Several feet of lake effect snow in Buffalo; snow storm continues – USA TODAY

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  • Several feet of snow have already fallen in some areas around Buffalo.
  • Winter weather has been blamed for several deaths and caused scattered power outages.
  • Storms are expected to continue through Sunday.

Parts of western New York state were buried under several feet of snow Saturday morning, with lake-effect snowstorms blamed for multiple deaths, scattered power outages and icy roads that stymied first responders as severe squalls continued to blast the area.

Storms that whipped eleven counties into a state of emergency Friday are expected to continue through Sunday, dumping as much as four feet of snow in parts of the Buffalo metro area before mixing with rain on Monday, according to the National Weather Service. In some areas, six or more feet were already on the ground Saturday.

The heaviest snow fell south of the city, with single-day totals ranging from three feet along the Lake Erie’s eastern end to as much as 66 inches in suburban Orchard Park, where the Buffalo Bills were scheduled to play the Cleveland Browns on Sunday. NFL officials on Thursday announced that they were moving the game to Detroit’s Ford Field because of the weather.

Erie County executive Mark Poloncarz said in a tweet that two people had died as a result of the storm from “cardiac events related to exertion during shoveling/snow blowing.” A third person – a snowplow driver in Hamlet, Indiana, about 30 miles from Lake Michigan – was killed Friday when his plow slid off the pavement and rolled over, the Starke County Sheriff’s Department.

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Gov. Kathy Hochul has activated the National Guard to assist with emergency response in the area, Poloncarz added.

Meanwhile, treacherous weather conditions prompted Buffalo officials to issue travel bans throughout the area. However, the Buffalo News reported as of Friday evening officers had issued more than 300 tickets to drivers who defied those bans. 

Throughout the area, a mishmash of lake-effect snowfall blanketed neighborhoods as residents dug out and hoped their rooftops wouldn’t buckle under the weight.

Lake-effect storms are created when frigid winds collect moisture from warmer lakes, forming narrow bands of clouds that dump blowing snow wherever currents may take them. The patchwork effect means some areas of Buffalo experienced heavy thundersnow, in which storms dispense snow instead of rain, while others saw more modest snowfall with patches of blue sky.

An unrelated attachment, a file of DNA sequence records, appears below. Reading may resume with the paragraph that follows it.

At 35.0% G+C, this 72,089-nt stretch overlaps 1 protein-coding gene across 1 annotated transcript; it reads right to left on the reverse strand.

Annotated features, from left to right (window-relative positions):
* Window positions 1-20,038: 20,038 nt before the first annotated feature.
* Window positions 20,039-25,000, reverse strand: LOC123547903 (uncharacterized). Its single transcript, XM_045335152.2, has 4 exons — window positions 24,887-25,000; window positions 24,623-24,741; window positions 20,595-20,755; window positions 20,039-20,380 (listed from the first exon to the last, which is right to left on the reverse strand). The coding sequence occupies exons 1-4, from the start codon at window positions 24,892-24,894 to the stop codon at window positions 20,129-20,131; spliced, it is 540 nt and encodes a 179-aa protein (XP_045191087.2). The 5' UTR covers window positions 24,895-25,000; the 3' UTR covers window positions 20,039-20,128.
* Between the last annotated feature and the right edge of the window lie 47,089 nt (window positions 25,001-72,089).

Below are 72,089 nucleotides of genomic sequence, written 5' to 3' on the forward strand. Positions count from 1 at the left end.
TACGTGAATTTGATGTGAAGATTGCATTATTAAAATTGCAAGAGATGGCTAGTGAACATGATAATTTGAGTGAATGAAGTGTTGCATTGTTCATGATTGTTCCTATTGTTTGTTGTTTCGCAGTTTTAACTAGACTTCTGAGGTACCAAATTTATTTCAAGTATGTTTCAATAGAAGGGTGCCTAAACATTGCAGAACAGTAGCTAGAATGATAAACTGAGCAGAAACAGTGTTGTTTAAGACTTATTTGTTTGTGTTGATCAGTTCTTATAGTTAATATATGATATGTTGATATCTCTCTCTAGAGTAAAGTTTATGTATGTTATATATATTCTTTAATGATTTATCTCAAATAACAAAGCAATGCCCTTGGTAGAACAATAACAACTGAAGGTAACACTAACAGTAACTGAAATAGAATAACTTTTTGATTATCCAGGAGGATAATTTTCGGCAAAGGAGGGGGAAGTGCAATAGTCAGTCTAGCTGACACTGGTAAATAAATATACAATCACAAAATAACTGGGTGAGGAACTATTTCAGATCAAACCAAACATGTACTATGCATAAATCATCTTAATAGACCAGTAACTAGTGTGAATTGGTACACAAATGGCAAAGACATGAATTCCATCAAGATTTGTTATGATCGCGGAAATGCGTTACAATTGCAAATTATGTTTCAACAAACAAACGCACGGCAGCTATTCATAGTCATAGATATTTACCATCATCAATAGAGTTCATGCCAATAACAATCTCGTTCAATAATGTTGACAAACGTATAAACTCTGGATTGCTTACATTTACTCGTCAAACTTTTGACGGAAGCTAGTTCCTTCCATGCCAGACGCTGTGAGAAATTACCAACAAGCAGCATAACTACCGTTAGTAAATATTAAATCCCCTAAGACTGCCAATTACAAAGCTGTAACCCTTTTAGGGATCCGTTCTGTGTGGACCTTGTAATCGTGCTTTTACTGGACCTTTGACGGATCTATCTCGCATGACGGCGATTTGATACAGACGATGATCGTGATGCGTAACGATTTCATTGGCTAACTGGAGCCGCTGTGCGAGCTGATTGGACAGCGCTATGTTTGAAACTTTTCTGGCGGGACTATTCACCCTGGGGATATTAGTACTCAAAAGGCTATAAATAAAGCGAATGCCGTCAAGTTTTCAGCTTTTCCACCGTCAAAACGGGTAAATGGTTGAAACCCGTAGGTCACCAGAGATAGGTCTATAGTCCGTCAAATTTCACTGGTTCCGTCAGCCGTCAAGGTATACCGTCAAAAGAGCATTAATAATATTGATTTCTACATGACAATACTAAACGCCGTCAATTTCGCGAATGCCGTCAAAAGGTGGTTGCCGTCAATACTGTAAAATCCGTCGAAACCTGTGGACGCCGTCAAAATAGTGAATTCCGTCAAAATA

This is the problem we have been dealing with across the Southtowns. This is Abbott Road and Lake Avenue in Hamburg/OP. Tractor Trailers that are rarely on this road tried to get around the Thruway closure and got stuck. This is why we can’t get to secondary roads/neighborhoods.

— Mark Poloncarz (@markpoloncarz) November 19, 2022

Buffalo’s National Weather Service office said that the nearly 14 inches that had fallen at Buffalo Niagara International Airport through Saturday morning meant more than 29 inches of snow had fallen there this month, making it — so far — the third snowiest November on record. The snowiest was 45.6 inches in 2000, the office said.

Photos posted by the Buffalo Bills on social media showed Highmark Stadium and its more than 60,000 seats virtually buried in snow, and CBS News posted video of a snowplow helping another plow that had gotten stuck in the snow.

Scott Fleetwood of West Seneca captured video of lightning crashing outside his home throughout the night, as well as snow swiftly burying the pumpkins on his porch.

“The sky is white…. Everything’s white. The only thing you can see really is the house across the street,” he said. “My tiki bar is now an igloo.”

Buffalo has experience with dramatic lake-effect snowstorms, few worse than the one that struck in November 2014. That epic storm dumped 7 feet of snow on some communities over three days, collapsing roofs and trapping motorists in more than 100 vehicles on a lakeside stretch of the New York State Thruway.

Hochul declared a state of emergency Thursday for parts of western New York, including communities along the eastern ends of Lake Erie and Lake Ontario. The declaration covers 11 counties, with all vehicles banned from a stretch of Interstate 90.

Contributing: Ashley R. Williams and Doyle Rice USA TODAY; The Associated Press.